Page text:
One of the most important elements of successful reconstruction is effective undermining prior to placement of buried sutures. The main benefit of an evenly undermined plane is that tension is reduced, thus permitting seamless tissue mobilization and wound edge approximation.1
However, achieving a consistent and appropriate plane can present challenges in certain blind spots within one’s field of work. A right hand–dominant surgeon might find it difficult to undermine tissue between the 3-o’clock and 6-o’clock positions (Figure 1) and often must resort to unnatural positioning to obtain adequate reach.
We propose a technique of reversing the grip on undermining scissors that improves efficiency without sacrificing technique.
The surgeon simply grasps the ring handles with the ring finger and thumb with the tip pointing to the wrist (Figure 2). Most of the control comes from rotating the wrist while spreading with the thumb (Figure 3).
The main advantage of the reverse-grip technique is that it prevents abduction of the arm at the shoulder joint, which reduces shoulder fatigue and keeps the elbow close to the trunk and away from the sterile surgical field. Achieving optimal ergonomics during surgery has been shown to reduce pain and likely prolong the surgeon’s career.2
A limitation of the reverse-grip technique is that direct visualization of the undermining plane is not achieved; however, direct visualization also is not obtained when undermining in the standard fashion unless the instruments are passed to the surgical assistant or the surgeon moves to the other side of the table.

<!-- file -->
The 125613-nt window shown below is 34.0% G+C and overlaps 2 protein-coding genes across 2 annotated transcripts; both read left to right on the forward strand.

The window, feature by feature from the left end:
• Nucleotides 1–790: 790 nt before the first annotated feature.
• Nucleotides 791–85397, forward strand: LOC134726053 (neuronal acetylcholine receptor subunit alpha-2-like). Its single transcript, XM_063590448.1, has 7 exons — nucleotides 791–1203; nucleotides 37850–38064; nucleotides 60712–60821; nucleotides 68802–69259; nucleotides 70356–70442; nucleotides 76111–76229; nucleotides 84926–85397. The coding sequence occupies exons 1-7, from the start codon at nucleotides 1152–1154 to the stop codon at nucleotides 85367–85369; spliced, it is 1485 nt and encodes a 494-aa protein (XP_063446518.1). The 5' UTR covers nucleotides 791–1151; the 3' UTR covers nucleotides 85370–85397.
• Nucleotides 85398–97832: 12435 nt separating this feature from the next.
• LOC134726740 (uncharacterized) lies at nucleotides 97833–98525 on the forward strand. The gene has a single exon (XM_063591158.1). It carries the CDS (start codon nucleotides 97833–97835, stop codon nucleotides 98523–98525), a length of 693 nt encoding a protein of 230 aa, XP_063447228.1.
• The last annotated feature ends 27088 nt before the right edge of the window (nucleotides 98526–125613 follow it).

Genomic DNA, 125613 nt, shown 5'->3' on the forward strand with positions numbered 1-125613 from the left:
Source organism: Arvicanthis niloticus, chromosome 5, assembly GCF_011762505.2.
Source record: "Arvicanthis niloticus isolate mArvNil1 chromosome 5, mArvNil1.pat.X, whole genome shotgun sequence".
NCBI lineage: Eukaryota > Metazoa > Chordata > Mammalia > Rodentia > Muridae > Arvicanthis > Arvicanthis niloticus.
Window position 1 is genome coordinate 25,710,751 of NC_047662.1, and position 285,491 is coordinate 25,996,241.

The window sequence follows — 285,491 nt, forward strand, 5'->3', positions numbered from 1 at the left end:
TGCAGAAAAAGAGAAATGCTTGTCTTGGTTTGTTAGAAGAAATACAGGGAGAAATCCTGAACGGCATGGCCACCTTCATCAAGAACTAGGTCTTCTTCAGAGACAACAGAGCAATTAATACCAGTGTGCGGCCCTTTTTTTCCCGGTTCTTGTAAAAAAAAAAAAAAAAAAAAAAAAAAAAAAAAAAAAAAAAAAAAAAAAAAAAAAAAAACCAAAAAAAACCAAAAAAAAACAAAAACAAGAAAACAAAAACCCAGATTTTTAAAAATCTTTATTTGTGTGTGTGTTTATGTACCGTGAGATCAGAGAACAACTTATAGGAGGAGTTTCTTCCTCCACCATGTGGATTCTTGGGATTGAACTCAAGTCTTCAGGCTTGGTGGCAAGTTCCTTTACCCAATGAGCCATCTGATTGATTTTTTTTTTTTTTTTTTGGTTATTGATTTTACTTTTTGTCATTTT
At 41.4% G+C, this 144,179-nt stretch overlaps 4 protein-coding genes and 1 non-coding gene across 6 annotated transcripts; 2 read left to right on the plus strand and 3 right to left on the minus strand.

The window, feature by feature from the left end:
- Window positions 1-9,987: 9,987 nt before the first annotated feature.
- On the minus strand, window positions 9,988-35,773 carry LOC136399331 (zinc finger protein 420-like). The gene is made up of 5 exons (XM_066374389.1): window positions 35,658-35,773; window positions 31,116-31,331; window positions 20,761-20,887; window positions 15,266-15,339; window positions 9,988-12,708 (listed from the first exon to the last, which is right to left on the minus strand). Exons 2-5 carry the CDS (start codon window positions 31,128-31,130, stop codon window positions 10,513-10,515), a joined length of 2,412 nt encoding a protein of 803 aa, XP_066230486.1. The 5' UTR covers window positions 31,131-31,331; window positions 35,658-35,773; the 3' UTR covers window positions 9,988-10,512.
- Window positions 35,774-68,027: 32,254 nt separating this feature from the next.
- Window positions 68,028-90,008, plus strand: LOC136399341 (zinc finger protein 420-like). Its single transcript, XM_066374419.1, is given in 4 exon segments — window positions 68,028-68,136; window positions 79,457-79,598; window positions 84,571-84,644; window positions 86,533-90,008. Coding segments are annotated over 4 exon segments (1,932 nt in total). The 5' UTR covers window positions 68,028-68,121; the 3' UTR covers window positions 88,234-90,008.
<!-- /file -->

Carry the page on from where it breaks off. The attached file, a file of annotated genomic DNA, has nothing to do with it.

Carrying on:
Undermining can be performed safely without direct visualization as long as several rules are followed:
• The undermining plane is first established under direct visualization on the far side of the wound—at the 6-o’clock to 12-o’clock positions—and then followed to the area where direct visualization is not obtained.
• A blunt-tipped scissor is used to prevent penetrating trauma to neurovascular bundles. Blunt-tipped instruments allow more “feel” through tactile feedback to the surgeon and prevent accidental injury to these critical structures.
• A curved scissor is used with “tips up,” such that the surgeon does not unintentionally make the undermining plane deeper than anticipated.
With practice, one can perform circumferential undermining independently with few alterations in stance and while maintaining a natural position throughout. Use of skin hooks to elevate the skin can further aid in visualizing the correct depth of undermining. If executed correctly, the reverse-grip technique can expand the surgeon’s work field, thus providing ease of dissection in difficult-to-reach areas.